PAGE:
DIMACS Workshop on Algorithms for Multidimensional Scaling

August 10, 2001
DIMACS Center, CoRE Building, Rutgers University

Douglas Carroll, Rutgers University, dcarroll@rci.rutgers.edu
Phipps Arabie, Rutgers University, arabie@andromeda.rutgers.edu
Presented under the auspices of the Special Focus on Data Analysis and Mining.

Talks will primarily focus on algorithmic aspects of MDS. Primary emphasis will be given to use of algorithms not typically used for fitting MDS models, such as linear and mixed integer programming, nonlinear or dynamic programming, and other optimization methods that have not been traditionally applied to fitting MDS and related models-- especially when these can be used to fit models not easily amenable to more traditional optimization techniques, such as various gradient based procedures. Another class of algorithmic issues to be considered has to do with approaches for increasing the size of data sets MDS and related methods can deal with, either via improvements in existing algorithms aimed at speeding them up considerably, as well as enabling them to deal with larger data sets, or by use of heuristic methods that may not precisely optimize a well defined criterion of fit, but may allow dealing with much larger data sets efficiently. Papers of this type can generically be classified as papers on MDS and related techniques for Massive Data Sets (MDS for MDS), or "Data Mining" in the context of MDS and related methodology.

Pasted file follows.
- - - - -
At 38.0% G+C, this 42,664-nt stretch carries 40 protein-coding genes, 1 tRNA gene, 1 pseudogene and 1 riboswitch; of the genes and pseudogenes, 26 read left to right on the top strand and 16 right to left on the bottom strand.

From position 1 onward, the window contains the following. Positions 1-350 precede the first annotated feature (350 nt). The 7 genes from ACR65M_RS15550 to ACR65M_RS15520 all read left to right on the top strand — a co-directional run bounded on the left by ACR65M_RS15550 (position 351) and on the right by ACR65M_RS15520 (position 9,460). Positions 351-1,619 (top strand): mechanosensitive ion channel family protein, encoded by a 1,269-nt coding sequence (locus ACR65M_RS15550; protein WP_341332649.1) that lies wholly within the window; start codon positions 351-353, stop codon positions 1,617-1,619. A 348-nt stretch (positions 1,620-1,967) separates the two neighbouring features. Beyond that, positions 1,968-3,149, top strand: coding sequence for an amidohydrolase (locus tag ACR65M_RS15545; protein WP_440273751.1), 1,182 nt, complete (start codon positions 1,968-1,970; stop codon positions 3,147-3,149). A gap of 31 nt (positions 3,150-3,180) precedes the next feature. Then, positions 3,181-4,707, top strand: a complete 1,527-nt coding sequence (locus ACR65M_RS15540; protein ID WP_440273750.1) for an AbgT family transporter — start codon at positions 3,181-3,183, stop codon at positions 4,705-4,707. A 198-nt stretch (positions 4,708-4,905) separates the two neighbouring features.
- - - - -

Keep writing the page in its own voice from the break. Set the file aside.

The class of MDS and related models that will be dealt with include, in addition to spatial models for proximity data, multidimensional or multiattribute models for preferential choice or other multivariate data, non-spatial or discrete models, such as tree structure, (overlapping or non-overlapping) clustering models, or "hybrid" models combining aspects of continuous spatial and discrete non-spatial models (e.g., a model for proximity data in which proximities are related to a sum of distances from an MDS-like spatial model and an ultrametric or path length metric defined on one or more tree structures; alternatively, the discrete component could consist of distances or distance-like measures defined on pairs of objects based on, say, an overlapping clustering structure).

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Document last modified on April 11, 2001.